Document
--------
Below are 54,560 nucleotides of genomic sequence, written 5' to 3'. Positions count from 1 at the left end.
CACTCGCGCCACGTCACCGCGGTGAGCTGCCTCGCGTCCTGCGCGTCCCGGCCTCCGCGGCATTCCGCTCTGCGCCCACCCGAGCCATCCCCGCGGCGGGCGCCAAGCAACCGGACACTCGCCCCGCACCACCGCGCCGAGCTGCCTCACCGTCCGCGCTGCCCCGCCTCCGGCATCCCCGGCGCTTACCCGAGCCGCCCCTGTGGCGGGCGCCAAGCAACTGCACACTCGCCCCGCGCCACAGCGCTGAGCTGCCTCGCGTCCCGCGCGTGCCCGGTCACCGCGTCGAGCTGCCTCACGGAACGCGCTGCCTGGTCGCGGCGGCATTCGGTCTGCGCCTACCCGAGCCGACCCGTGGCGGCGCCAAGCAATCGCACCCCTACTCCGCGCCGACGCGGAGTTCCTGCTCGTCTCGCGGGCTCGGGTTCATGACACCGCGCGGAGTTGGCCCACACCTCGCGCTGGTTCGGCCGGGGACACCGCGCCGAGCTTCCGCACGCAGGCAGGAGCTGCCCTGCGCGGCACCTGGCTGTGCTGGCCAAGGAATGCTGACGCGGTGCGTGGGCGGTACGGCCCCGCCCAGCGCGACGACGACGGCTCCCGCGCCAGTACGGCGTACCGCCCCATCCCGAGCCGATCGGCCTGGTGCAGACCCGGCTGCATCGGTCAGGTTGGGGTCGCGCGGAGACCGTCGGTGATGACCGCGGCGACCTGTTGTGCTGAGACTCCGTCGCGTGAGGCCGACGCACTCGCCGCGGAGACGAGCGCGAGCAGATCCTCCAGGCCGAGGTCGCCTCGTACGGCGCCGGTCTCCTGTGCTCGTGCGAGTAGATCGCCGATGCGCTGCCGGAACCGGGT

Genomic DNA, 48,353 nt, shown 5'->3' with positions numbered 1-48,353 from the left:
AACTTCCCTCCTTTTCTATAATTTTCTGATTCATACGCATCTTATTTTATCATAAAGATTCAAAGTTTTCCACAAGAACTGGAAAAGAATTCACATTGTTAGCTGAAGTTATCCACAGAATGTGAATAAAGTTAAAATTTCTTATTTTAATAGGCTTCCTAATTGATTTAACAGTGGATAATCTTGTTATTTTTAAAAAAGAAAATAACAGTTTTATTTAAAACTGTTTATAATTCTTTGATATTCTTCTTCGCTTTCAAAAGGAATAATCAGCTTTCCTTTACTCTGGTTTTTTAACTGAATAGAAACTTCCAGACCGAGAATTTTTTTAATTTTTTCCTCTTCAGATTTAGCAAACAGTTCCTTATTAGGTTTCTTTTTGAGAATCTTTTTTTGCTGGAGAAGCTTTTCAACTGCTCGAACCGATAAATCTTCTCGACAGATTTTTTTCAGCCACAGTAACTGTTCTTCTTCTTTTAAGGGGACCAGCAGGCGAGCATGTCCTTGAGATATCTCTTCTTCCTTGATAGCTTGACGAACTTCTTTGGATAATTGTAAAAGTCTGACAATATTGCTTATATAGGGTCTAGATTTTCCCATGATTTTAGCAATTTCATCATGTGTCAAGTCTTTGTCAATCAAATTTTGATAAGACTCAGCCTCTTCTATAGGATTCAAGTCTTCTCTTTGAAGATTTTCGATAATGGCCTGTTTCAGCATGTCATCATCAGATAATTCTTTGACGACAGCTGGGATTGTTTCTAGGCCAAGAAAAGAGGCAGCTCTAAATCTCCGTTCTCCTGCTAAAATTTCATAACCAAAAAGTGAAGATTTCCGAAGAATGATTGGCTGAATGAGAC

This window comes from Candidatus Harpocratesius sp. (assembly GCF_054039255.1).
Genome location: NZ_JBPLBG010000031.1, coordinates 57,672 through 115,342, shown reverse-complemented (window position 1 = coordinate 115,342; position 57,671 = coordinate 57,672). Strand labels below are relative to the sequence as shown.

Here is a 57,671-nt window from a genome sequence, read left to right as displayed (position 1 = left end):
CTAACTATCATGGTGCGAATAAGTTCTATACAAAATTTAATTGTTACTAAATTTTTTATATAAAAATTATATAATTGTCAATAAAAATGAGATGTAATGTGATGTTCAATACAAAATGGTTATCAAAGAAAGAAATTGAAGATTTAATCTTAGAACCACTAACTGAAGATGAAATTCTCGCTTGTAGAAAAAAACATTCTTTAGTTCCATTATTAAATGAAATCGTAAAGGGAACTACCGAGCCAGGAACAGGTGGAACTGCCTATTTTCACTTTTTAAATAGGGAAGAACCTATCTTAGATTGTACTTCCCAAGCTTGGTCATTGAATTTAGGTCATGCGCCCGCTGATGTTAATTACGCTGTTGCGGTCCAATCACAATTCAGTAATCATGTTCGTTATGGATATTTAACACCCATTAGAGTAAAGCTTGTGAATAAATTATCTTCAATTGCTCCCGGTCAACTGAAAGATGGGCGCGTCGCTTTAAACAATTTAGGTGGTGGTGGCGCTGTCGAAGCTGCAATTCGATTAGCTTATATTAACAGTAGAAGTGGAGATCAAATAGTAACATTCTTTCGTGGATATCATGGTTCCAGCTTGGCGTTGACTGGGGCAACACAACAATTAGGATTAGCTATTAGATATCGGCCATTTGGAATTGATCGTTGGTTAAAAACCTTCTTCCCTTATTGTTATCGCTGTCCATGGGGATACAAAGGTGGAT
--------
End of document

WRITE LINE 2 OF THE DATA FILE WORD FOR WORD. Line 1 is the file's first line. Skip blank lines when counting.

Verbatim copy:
CACTCGCGCCACGTCACCGCGGTGAGCTGCCTCGCGTCCTGCGCGTCCCGGCCTCCGCGGCATTCCGCTCTGCGCCCACCCGAGCCATCCCCGCGGCGGGCGCCAAGCAACCGGACACTCGCCCCGCACCACCGCGCCGAGCTGCCTCACCGTCCGCGCTGCCCCGCCTCCGGCATCCCCGGCGCTTACCCGAGCCGCCCCTGTGGCGGGCGCCAAGCAACTGCACACTCGCCCCGCGCCACAGCGCTGAGCTGCCTCGCGTCCCGCGCGTGCCCGGTCACCGCGTCGAGCTGCCTCACGGAACGCGCTGCCTGGTCGCGGCGGCATTCGGTCTGCGCCTACCCGAGCCGACCCGTGGCGGCGCCAAGCAATCGCACCCCTACTCCGCGCCGACGCGGAGTTCCTGCTCGTCTCGCGGGCTCGGGTTCATGACACCGCGCGGAGTTGGCCCACACCTCGCGCTGGTTCGGCCGGGGACACCGCGCCGAGCTTCCGCACGCAGGCAGGAGCTGCCCTGCGCGGCACCTGGCTGTGCTGGCCAAGGAATGCTGACGCGGTGCGTGGGCGGTACGGCCCCGCCCAGCGCGACGACGACGGCTCCCGCGCCAGTACGGCGTACCGCCCCATCCCGAGCCGATCGGCCTGGTGCAGACCCGGCTGCATCGGTCAGGTTGGGGTCGCGCGGAGACCGTCGGTGATGACCGCGGCGACCTGTTGTGCTGAGACTCCGTCGCGTGAGGCCGACGCACTCGCCGCGGAGACGAGCGCGAGCAGATCCTCCAGGCCGAGGTCGCCTCGTACGGCGCCGGTCTCCTGTGCTCGTGCGAGTAGATCGCCGATGCGCTGCCGGAACCGGGT